One of the benefits of all the moves he’s made in his lifetime is adaptability. He knows how to walk into a new school, a new classroom, and soon a new college, and hold his head high. He knows that a friend is always somewhere on the other end, and that if you put yourself out there, relationships will follow. He will carry many New York friends with him, in spirit, as he ventures across the country to start his college career in a West coast school. He’s already figured out who else is going West, and planned ways that they can all find each other in the months to come.

Facebook and texting are a gift of the times. He will never have to ‘dig up’ old high school friends on Facebook. They’re already there, and will continue to be a part of his life, even two thousand miles away. As he plows his way through yet another new school, and more new classrooms, he’ll build his friend base. He’ll collect more like minded people into his orbit, and find his way into new adventures with them. They won’t replace his old friends in New York, they’ll only add depth to his already rich life.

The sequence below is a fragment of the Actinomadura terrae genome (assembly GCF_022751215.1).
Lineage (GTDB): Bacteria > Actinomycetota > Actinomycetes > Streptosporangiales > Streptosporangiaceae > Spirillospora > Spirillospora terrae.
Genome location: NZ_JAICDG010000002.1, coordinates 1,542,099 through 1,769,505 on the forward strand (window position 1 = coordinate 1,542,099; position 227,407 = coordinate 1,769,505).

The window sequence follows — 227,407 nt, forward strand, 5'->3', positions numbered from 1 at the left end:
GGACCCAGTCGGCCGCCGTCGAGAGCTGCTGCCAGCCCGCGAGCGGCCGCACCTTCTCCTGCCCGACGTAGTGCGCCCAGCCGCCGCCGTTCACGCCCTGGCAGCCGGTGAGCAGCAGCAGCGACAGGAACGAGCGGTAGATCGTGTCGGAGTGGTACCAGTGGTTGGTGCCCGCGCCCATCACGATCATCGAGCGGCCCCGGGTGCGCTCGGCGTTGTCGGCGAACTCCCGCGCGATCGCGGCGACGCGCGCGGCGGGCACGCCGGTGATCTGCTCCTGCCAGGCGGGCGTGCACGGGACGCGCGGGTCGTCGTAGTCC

We have a lot of transition in our life right now. We’re still knee deep in selling a house we’ve grown to love. We’ve lived in this house longer than any other since we began our cross country moves ten years ago. There are marks on the wall that show the inches (and feet!) our children have grown, since we first set up our beds in this structure. We’re very ready to make our move to a new state, but I never underestimate how hard it will be to walk away from this house.

Today I still have four children living under my roof. In two weeks my oldest will move out, into an apartment with a friend. A month after that, we drop off our newly graduated boy at his college dorm. And suddenly we will be a family of four. The last time we were a family of four was fifteen years ago. It will be a mind boggling adjustment.

But as I saw once again today, life is about beginnings and endings. This boy, who landed in New York five years ago as a tiny, timid eighth grader, marched confidently across a graduation stage today.

Life moves on. We move on. And as Helen Keller once said, “Life is nothing, if not a daring adventure.” The gown has now been tucked in the closet, the tassel packed in a box.

My boy is quickly wrapping up his experiences in New York and mentally moving on. I guess I should follow his lead.

I guess it’s time for the next adventure to begin.

Monday, June 20, 2011